Highest level of hazardous ozone in two decades recorded in Hong Kong in 2018, despite overall improved air quality
- Warmer temperatures, combined with less cloud cover and rain, contributed to the rise, says the Environmental Protection Department
- Air quality improved last year, with the government planning to continue with emission reduction targets and increase use of clean fuel
Hong Kong got its highest average annual concentrations of hazardous ozone in nearly two decades last year, officials have said.
And people in Yuen Long, Tuen Mun and Tung Chung were breathing the unhealthiest air, according to air quality data released by the Environmental Protection Department on Friday.
This could be the result of weather conditions such as more sunshine, less cloud cover and rain, and slightly warmer temperatures.
These conditions made it more favourable for ozone – one of the most harmful types of air pollution, which can cause respiratory diseases – to form, which it does through chemical reactions, especially in sunlight.
Clocking in at 52 micrograms per cubic metre, the ozone figure was slightly up on 2017’s record high of 51mcg. Roadside levels also rose, from 23 mcg per cubic metre to 24 mcg per cubic metre.
And the department said a reduction in certain motor emissions could actually have worsened the ozone situation.
Dave Ho Tak-yin, assistant director of environmental protection, said on Friday the ozone rise “could be attributed to high regional background ozone and a fall in local [emissions of nitrogen dioxides (NOx)] from vehicles, which results in less nitric oxide (NO) to react with and remove ozone”.
“So even if we reduce the amount of NOx emissions, it doesn’t necessarily mean that the ozone level will be lowered,” he said.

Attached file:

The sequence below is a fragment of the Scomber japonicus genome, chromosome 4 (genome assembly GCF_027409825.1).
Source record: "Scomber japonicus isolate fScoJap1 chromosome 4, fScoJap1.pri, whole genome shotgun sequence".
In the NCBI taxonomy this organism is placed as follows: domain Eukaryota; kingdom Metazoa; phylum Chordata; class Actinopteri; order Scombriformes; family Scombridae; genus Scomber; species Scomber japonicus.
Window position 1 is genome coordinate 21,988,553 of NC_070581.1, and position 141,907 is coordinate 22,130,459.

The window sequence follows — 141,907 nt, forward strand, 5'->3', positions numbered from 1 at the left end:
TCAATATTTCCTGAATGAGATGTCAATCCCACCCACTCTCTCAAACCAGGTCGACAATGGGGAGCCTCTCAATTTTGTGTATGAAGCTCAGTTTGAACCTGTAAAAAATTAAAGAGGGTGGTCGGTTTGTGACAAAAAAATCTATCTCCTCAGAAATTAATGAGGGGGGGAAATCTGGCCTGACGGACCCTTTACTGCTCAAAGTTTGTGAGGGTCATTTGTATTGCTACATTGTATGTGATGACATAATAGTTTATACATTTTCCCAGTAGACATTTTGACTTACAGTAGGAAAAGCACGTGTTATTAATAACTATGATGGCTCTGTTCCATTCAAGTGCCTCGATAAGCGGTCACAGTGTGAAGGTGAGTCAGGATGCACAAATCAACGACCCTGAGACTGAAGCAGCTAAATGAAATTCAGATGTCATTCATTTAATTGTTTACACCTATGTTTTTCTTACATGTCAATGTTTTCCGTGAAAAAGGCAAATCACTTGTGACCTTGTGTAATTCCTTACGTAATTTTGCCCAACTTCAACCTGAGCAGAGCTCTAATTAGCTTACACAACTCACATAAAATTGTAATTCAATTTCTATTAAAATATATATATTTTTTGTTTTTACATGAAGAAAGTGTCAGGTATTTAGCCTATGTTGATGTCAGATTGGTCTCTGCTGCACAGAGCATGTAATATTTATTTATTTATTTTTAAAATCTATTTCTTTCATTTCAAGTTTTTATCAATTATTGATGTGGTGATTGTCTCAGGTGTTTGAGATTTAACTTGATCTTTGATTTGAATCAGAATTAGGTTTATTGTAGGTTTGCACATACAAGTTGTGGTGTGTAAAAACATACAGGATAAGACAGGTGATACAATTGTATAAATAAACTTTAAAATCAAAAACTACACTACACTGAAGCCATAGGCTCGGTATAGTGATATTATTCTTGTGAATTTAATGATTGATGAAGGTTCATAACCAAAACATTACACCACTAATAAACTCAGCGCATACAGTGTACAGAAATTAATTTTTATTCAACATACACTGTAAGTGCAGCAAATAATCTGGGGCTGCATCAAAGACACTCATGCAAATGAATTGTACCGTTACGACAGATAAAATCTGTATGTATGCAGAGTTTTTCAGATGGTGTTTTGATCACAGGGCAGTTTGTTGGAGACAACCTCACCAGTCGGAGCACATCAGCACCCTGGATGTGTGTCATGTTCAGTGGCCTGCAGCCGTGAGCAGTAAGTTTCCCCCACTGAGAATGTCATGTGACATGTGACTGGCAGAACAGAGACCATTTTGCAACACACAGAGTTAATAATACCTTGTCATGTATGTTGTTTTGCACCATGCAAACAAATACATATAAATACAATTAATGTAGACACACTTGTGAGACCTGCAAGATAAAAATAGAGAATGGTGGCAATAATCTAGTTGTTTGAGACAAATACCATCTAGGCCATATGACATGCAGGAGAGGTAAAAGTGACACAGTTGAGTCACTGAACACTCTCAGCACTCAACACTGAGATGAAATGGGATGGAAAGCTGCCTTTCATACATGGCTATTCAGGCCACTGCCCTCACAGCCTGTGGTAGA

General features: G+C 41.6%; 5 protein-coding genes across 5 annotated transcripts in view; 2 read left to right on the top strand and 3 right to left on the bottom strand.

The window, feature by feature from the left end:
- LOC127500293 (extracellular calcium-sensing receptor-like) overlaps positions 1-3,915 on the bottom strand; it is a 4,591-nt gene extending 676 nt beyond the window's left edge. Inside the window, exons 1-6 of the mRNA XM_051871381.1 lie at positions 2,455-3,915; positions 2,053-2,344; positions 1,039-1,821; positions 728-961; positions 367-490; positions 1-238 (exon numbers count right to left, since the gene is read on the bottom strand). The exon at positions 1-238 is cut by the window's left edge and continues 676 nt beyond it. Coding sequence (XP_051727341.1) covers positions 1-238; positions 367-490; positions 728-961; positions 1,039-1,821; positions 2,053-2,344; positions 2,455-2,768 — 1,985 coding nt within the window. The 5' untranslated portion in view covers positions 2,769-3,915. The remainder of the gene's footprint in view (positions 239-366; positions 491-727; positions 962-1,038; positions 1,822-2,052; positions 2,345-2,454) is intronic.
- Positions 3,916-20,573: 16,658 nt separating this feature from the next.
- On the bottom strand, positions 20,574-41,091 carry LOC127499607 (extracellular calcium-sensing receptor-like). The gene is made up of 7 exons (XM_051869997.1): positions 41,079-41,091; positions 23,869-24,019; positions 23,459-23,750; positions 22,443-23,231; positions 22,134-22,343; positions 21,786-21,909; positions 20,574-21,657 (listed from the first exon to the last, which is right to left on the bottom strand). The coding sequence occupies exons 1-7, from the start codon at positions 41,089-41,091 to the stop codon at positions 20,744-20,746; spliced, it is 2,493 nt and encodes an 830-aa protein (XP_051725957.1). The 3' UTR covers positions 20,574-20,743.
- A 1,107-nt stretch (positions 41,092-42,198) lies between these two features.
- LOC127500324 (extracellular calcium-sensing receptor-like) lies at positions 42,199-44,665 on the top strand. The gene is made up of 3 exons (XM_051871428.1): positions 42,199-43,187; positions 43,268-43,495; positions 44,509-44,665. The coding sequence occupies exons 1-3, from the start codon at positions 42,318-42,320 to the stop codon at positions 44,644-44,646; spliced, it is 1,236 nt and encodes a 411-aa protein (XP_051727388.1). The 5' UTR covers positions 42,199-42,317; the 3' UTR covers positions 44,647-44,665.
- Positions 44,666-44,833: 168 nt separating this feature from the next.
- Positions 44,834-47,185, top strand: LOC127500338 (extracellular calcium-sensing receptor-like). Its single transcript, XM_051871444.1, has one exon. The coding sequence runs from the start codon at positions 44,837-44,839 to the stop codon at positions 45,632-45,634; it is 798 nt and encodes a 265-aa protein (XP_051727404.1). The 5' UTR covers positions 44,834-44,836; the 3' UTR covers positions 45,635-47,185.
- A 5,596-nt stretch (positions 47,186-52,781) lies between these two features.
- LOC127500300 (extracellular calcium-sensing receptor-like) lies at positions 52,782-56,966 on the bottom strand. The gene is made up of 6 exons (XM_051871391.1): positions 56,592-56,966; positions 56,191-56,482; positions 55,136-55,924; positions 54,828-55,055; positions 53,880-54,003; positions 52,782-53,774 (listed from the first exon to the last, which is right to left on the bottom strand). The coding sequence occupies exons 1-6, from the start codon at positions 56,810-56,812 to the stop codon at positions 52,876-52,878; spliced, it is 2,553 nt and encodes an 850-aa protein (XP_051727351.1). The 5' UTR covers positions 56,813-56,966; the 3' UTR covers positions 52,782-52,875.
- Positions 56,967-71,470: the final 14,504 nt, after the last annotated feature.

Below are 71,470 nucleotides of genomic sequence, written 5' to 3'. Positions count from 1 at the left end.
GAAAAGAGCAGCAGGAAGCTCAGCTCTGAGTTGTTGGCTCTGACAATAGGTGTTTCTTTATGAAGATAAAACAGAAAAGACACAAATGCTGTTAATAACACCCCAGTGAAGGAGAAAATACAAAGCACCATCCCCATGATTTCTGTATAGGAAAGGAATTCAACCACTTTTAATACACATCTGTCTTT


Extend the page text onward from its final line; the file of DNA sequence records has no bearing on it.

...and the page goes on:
But Patrick Fung Kin-wai, chief executive of local green group the Clean Air Network, was not convinced by that reasoning.
“This isn’t the first time we have heard about the theory. While what was said about the chemical reaction is true, this isn’t a new finding so I don’t think the drop in emissions levels justifies why Hong Kong’s ozone level keeps worsening,” he said.
“It’s actually been a few years, since 2016 as I recall, that the ozone level has been going up, so what is taking the administration so long to figure out a solution?”
Fung added that any delay to such a solution threatened Hongkongers’ health. He urged the administration to set an agenda on how it plans to work with mainland Chinese authorities to solve the regional environmental issues.
But the record-high level of ozone was not the only problem.
Dominant nitrogen dioxide (NO2) – which emanates from motor vehicles, especially diesel-powered ones – was down on 2017, but still above the government’s target level.
Roadside concentrations of NO2 fell 4.8 per cent to 82mcg per cubic metre, still more than double the annual air quality objective target of 40mgc.
Tuen Mun had the worst air quality, recording 51 days in which readings on the 11-tier Air Quality Health Index were at 7 or higher.
Yuen Long, Tung Chung and Causeway Bay got 42 days of 7 or above.
On the bright side, the department said the overall air quality in the city improved last year.
Hourly health risk levels graded high or above were recorded at general stations on 2.1 per cent of days; down from 3 per cent in 2017.
And all 13 monitoring stations in the city saw a drop in the number of days when the level hit 7 or above.
Principal environmental protection officer Kenneth Leung Kai-ming ruled out the possibility that the pollution could have been caused by building work on major infrastructure in the region, including the Hong Kong-Zhuhai-Macau Bridge.
But he admitted that the level of ozone was subject to strong regional influence, such as smog coming from Guangdong province.
Data from the department showed that from 2013 to 2018 the concentrations of major pollutants including particulate matter (PM2.5 and PM10), nitrogen dioxide and sulphur dioxide in ambient air fell by 28 per cent, to 54 per cent of the air quality objectives limit.
The concentrations of the same pollutants at roadsides have fallen to 36 per cent of the limits, a 32 per cent dip from five years ago.
The government also announced that it planned to review its emission-reduction targets, transport planning and management, and use of clean fuel.
The measures were likely to produce results by 2025, the department promised.